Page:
Three bowl barrows 560m north of Otterwood Farm

Overview

Heritage Category: Scheduled Monument

List Entry Number: 1013115

Date first listed: 07-Dec-1992

Map

Ordnance survey map of Three bowl barrows 560m north of Otterwood Farm
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Location

The building or site itself may lie within the boundary of more than one authority.

County: Hampshire

District: New Forest (District Authority)

Parish: Denny Lodge

National Park: NEW FOREST

National Grid Reference: SU 40991 02617

Summary

Legacy Record - This information may be included in the List Entry Details.

Reasons for Designation

Bowl barrows, the most numerous form of round barrow, are funerary monuments dating from the Late Neolithic period to the Late Bronze Age, with most examples belonging to the period 2400-1500 BC. They were constructed as earthen or rubble mounds, sometimes ditched, which covered single or multiple burials. They occur either in isolation or grouped as cemeteries and often acted as a focus for burials in later periods. Often superficially similar, although differing widely in size, they exhibit regional variations in form and a diversity of burial practices. There are over 10,000 surviving bowl barrows recorded nationally (many more have already been destroyed), occurring across most of lowland Britain. Often occupying prominent locations, they are a major historic element in the modern landscape and their considerable variation of form and longevity as a monument type provide important information on the diversity of beliefs and social organisations amongst early prehistoric communities. They are particularly representative of their period and a substantial proportion of surviving examples are considered worthy of protection.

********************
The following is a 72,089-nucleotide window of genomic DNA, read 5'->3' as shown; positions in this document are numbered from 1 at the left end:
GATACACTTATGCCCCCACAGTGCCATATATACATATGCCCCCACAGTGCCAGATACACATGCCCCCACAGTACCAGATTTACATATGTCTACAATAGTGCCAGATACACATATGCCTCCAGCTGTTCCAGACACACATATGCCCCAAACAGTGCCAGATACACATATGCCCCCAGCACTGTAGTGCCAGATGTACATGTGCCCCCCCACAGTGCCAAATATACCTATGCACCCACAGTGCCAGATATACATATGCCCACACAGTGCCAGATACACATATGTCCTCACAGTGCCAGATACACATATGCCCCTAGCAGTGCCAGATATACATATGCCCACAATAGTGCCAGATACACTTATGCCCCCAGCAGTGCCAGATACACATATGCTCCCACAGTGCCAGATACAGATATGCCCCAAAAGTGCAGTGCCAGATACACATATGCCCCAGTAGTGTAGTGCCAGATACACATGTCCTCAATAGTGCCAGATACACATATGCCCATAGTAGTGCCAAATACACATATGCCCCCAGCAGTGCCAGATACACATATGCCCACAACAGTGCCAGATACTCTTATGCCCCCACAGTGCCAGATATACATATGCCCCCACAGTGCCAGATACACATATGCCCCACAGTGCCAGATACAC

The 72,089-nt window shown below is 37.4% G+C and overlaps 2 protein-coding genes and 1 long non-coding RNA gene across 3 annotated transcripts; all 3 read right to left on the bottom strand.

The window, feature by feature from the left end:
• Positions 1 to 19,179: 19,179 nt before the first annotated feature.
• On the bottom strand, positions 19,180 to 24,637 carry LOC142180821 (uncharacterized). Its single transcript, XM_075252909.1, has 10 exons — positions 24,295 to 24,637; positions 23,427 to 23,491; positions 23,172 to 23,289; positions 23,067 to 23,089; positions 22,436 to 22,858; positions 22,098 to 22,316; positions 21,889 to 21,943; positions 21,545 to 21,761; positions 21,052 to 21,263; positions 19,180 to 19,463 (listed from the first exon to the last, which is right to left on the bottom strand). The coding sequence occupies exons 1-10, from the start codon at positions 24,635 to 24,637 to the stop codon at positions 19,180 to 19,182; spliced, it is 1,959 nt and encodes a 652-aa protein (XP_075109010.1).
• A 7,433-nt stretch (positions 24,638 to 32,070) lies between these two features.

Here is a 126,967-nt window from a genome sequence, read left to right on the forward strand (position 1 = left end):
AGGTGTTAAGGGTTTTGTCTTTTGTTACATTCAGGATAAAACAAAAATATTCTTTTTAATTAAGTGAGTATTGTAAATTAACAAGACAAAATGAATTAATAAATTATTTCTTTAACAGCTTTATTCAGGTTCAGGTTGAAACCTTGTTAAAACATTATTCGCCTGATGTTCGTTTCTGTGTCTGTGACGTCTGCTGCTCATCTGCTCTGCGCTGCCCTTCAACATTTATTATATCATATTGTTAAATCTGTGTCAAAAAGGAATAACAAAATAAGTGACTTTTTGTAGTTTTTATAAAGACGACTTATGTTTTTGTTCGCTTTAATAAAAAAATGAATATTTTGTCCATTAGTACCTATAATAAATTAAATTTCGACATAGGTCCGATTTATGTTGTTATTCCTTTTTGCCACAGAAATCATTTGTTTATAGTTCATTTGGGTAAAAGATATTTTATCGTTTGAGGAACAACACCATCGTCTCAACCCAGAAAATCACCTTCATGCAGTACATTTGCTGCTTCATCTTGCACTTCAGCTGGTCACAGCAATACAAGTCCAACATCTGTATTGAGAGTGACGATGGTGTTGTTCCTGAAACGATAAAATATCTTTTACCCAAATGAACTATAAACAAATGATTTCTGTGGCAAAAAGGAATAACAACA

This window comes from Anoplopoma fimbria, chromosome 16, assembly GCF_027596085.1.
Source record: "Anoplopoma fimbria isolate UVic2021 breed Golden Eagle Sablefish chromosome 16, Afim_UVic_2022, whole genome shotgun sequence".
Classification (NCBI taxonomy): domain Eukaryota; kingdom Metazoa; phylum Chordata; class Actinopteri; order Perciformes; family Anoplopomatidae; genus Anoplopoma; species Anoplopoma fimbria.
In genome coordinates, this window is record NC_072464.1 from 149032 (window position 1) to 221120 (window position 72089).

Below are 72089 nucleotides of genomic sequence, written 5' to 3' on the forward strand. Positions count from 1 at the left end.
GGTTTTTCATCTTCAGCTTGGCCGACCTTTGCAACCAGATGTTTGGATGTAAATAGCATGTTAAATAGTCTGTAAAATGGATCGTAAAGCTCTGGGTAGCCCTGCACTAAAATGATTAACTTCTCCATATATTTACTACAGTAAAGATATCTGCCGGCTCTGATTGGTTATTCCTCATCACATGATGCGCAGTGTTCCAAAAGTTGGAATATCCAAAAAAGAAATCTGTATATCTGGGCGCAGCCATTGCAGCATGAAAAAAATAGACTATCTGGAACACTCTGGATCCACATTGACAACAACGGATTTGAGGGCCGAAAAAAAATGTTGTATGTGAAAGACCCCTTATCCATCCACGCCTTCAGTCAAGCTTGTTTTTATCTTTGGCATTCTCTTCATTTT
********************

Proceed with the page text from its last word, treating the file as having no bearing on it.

The three bowl barrows 560m north of Otterwood Farm survive comparatively well adjacent to a waterlogged area, making it likely that environmental evidence may survive relating to the landscape in which the monument was constructed. Furthermore, the monument survives within the New Forest which is known to have been important in terms of lowland Bronze Age occupation. A considerable amount of archaeological evidence has survived in this area because of a lack of agricultural activity, the result of later climatic deterioration, development of heath and the establishment of a Royal Forest.

History

Legacy Record - This information may be included in the List Entry Details.

Details

This monument includes three bowl barrows situated on lowland heath overlooking the valley of Stock Water. Two of the barrows have not previously been excavated and important archaeological deposits will remain intact. The western barrow mound measures 6m in diameter and stands up to 0.25m high. Although no longer visible at ground level, a ditch, from which material was quarried during the construction of the monument, surrounds the barrow mound. This has become infilled over the years but survives as a buried feature c.1m wide. The second mound is situated 12m south-east of the first and measures 6m in diameter and 0.3m high. The surrounding ditch is no longer visible but survives as a buried feature. The third barrow is situated 18m south-east of the second, measures 14m in diameter and stands up to 0.9m high. A shallow hollow in the mound centre suggests previous robbing or an early partial excavation. The surrounding ditch is no longer visible, but survives as a buried feature c.2m wide.

MAP EXTRACT The site of the monument is shown on the attached map extract. It includes a 2 metre boundary around the archaeological features, considered to be essential for the monument's support and preservation.

Legacy

The contents of this record have been generated from a legacy data system.

Legacy System number: 20259

Legacy System: RSM

Sources

Books and journals
Grinsell, L V, 'Proceedings of the Hampshire Field Club' in Hampshire Barrows, , Vol. 14, (1938), 362
Other
Darvill, T C, Monument Class Descriptions - Bowl Barrows (1988), 1988,
Darvill, T C, Monument Class Descriptions - Bowl Barrows (1988), 1988,

End of official listing